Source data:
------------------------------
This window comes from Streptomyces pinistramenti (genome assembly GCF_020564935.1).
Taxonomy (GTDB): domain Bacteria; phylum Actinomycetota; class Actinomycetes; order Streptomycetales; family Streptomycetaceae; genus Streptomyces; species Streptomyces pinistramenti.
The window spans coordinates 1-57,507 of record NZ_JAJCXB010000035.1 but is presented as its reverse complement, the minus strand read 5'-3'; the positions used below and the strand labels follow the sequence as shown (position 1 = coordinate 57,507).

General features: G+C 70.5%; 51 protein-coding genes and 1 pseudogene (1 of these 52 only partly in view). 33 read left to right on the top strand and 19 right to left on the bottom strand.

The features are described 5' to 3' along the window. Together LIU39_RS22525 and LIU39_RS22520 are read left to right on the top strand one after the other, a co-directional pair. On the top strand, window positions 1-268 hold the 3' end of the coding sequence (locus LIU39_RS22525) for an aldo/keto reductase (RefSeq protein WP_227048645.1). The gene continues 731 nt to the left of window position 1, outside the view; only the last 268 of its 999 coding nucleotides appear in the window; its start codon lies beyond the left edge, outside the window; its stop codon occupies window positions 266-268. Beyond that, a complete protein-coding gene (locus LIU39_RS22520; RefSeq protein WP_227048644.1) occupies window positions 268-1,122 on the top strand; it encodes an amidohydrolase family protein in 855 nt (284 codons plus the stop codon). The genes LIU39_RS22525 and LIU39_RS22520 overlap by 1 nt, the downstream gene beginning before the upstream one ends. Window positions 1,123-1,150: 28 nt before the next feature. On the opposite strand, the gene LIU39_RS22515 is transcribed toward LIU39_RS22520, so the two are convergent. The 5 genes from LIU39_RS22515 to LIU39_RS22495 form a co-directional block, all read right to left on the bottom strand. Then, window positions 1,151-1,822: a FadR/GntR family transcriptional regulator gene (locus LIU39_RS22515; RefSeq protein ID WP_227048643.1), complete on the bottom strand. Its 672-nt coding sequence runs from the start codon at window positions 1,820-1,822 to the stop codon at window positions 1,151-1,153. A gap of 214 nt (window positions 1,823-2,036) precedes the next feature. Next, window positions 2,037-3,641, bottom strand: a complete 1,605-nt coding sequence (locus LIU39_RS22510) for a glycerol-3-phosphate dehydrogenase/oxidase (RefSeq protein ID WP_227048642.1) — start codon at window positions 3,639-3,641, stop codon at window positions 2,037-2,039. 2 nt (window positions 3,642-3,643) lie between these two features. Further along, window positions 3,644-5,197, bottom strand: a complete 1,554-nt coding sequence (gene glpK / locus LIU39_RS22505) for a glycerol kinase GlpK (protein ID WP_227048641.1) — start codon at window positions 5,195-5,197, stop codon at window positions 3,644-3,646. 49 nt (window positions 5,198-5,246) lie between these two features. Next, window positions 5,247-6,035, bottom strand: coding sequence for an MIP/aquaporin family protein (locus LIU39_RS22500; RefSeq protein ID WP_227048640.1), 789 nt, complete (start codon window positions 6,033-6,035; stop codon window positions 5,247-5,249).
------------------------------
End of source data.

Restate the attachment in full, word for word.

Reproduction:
This window comes from Streptomyces pinistramenti (genome assembly GCF_020564935.1).
Taxonomy (GTDB): domain Bacteria; phylum Actinomycetota; class Actinomycetes; order Streptomycetales; family Streptomycetaceae; genus Streptomyces; species Streptomyces pinistramenti.
The window spans coordinates 1-57,507 of record NZ_JAJCXB010000035.1 but is presented as its reverse complement, the minus strand read 5'-3'; the positions used below and the strand labels follow the sequence as shown (position 1 = coordinate 57,507).

General features: G+C 70.5%; 51 protein-coding genes and 1 pseudogene (1 of these 52 only partly in view). 33 read left to right on the top strand and 19 right to left on the bottom strand.

The features are described 5' to 3' along the window. Together LIU39_RS22525 and LIU39_RS22520 are read left to right on the top strand one after the other, a co-directional pair. On the top strand, window positions 1-268 hold the 3' end of the coding sequence (locus LIU39_RS22525) for an aldo/keto reductase (RefSeq protein WP_227048645.1). The gene continues 731 nt to the left of window position 1, outside the view; only the last 268 of its 999 coding nucleotides appear in the window; its start codon lies beyond the left edge, outside the window; its stop codon occupies window positions 266-268. Beyond that, a complete protein-coding gene (locus LIU39_RS22520; RefSeq protein WP_227048644.1) occupies window positions 268-1,122 on the top strand; it encodes an amidohydrolase family protein in 855 nt (284 codons plus the stop codon). The genes LIU39_RS22525 and LIU39_RS22520 overlap by 1 nt, the downstream gene beginning before the upstream one ends. Window positions 1,123-1,150: 28 nt before the next feature. On the opposite strand, the gene LIU39_RS22515 is transcribed toward LIU39_RS22520, so the two are convergent. The 5 genes from LIU39_RS22515 to LIU39_RS22495 form a co-directional block, all read right to left on the bottom strand. Then, window positions 1,151-1,822: a FadR/GntR family transcriptional regulator gene (locus LIU39_RS22515; RefSeq protein ID WP_227048643.1), complete on the bottom strand. Its 672-nt coding sequence runs from the start codon at window positions 1,820-1,822 to the stop codon at window positions 1,151-1,153. A gap of 214 nt (window positions 1,823-2,036) precedes the next feature. Next, window positions 2,037-3,641, bottom strand: a complete 1,605-nt coding sequence (locus LIU39_RS22510) for a glycerol-3-phosphate dehydrogenase/oxidase (RefSeq protein ID WP_227048642.1) — start codon at window positions 3,639-3,641, stop codon at window positions 2,037-2,039. 2 nt (window positions 3,642-3,643) lie between these two features. Further along, window positions 3,644-5,197, bottom strand: a complete 1,554-nt coding sequence (gene glpK / locus LIU39_RS22505) for a glycerol kinase GlpK (protein ID WP_227048641.1) — start codon at window positions 5,195-5,197, stop codon at window positions 3,644-3,646. 49 nt (window positions 5,198-5,246) lie between these two features. Next, window positions 5,247-6,035, bottom strand: coding sequence for an MIP/aquaporin family protein (locus LIU39_RS22500; RefSeq protein ID WP_227048640.1), 789 nt, complete (start codon window positions 6,033-6,035; stop codon window positions 5,247-5,249).